What the NFL Can Learn From an Ivy League Football Program
Dartmouth coach Buddy Teevens eliminated tackling during practice in 2011
With losses on the field and injuries on his roster mounting in 2011, Dartmouth football coach Buddy Teevens came up with a radical idea to help correct what was going wrong with his team: eliminate tackling at practice.
Assistant coaches were not impressed with the idea and thought he was kidding but, as Teevens explained, players would still practice the fundamentals of tackling, they’d just no longer do it on one another.
“God, this is idiotic,” an assistant told Teevens. “We’re all going to get fired.”
In the first year of eliminating tackling, the team’s overall injury rate fell 80 percent and the concussion rate plummeted 58 percent while the team’s rate of making tackles on the field actually went up, according to Teevens. The wins began to follow and Dartmouth has won 76 percent of its games since 2014, tops in Ivy League.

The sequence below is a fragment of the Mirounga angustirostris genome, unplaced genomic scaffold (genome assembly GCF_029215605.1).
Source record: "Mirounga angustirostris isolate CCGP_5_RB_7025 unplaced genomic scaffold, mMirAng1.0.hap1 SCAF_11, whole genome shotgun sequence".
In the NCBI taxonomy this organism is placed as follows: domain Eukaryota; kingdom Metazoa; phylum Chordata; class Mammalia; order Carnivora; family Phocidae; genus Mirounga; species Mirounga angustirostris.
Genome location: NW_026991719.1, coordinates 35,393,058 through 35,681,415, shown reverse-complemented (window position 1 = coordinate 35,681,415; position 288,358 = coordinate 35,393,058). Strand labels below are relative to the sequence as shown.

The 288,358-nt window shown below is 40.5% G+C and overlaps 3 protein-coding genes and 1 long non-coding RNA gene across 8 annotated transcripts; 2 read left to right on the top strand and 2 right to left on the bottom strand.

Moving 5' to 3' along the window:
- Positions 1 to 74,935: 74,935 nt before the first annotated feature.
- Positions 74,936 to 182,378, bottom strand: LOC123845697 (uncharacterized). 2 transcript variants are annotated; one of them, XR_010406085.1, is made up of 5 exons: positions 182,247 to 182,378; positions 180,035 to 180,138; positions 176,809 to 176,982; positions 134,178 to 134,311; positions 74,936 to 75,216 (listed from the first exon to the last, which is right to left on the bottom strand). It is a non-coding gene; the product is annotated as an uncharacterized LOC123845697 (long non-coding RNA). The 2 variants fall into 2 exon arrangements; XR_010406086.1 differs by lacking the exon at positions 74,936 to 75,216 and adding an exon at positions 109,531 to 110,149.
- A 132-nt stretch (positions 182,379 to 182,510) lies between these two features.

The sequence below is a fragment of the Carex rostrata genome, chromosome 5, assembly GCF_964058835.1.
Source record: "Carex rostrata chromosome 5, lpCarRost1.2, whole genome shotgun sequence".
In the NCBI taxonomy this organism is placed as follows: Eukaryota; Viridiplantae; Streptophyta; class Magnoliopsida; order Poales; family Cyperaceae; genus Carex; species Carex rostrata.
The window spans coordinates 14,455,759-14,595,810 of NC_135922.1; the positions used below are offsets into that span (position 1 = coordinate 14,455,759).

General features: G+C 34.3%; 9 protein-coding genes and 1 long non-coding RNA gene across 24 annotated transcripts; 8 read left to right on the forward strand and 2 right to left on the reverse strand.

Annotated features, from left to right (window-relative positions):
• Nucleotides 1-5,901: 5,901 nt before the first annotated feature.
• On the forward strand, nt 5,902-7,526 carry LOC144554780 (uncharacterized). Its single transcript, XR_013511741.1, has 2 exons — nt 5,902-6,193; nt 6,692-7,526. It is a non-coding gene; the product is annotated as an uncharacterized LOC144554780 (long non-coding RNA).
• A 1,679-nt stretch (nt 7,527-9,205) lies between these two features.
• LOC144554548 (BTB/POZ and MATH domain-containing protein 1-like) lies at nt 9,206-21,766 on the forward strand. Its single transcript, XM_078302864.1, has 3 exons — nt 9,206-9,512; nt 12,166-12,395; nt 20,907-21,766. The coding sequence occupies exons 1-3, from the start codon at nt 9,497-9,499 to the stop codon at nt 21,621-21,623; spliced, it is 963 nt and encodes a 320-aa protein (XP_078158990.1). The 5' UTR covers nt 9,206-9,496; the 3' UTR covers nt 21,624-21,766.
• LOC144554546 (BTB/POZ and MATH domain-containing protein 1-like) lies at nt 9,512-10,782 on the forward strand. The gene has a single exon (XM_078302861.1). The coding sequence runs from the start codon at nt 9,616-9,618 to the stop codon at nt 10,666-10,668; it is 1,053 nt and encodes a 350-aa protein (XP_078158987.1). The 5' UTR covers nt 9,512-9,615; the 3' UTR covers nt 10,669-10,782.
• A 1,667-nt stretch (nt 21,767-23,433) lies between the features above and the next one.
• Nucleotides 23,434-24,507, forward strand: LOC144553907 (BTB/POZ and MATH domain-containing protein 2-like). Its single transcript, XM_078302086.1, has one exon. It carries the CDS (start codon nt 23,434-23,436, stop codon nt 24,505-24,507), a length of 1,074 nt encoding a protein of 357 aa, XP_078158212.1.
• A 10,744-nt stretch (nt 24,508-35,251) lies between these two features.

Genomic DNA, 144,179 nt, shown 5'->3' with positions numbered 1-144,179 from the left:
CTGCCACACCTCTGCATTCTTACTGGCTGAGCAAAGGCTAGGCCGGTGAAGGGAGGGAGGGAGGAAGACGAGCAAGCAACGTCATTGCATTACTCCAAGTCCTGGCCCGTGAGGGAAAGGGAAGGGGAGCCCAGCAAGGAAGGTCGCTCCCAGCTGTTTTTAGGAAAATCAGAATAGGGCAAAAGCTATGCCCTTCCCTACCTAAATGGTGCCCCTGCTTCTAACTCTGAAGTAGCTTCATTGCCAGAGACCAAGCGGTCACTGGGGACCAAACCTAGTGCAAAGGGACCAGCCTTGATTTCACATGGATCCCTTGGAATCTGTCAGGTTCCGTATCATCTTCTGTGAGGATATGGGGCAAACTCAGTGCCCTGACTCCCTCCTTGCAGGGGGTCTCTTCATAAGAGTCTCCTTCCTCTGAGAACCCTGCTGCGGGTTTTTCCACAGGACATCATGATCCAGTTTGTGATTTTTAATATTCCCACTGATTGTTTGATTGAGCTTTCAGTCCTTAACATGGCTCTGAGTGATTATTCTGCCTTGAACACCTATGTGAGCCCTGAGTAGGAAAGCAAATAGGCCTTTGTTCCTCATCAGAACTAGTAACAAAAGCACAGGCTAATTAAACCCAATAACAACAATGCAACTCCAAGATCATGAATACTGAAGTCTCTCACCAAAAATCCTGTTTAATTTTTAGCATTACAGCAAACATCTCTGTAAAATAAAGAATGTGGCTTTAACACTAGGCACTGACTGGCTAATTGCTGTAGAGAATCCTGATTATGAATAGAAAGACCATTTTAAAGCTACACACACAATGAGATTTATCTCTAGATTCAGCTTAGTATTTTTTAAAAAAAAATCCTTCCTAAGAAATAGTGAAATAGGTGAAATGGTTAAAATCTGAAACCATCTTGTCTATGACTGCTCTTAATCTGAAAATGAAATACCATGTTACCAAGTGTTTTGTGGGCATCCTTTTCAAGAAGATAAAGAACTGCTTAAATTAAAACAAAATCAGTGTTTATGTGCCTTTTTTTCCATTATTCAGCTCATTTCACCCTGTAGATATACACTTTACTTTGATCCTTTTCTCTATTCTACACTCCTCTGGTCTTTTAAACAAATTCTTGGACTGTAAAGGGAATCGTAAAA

Following the lead of Teevens and Dartmouth, the Ivy League as a whole banned tackling during practice in 2016.
Now, with the NFL forced to scale back the number of padded practices teams will have and looking to reduce contact in general thanks to COVID-19 concerns (practices with full contact in NFL camps are banned until August 17), pro football has a lot to learn from Dartmouth and the Ivy League, according to The Wall Street Journal.
This offseason, NFL coaches will follow the lead of Teevens whether they like it or not. Steve Spurrier, who employed Teevens for three seasons at Florida, believes the techniques that worked at Dartmouth will work in the NFL.
“When you have injuries in practice, that’s really stupid,” he told The Journal. “Why would you beat the crap out of your own team and players? I used to tell people: When the army’s preparing for battle, they don’t use live bullets against each other. So why use live collisions when we get ready for opponents?”
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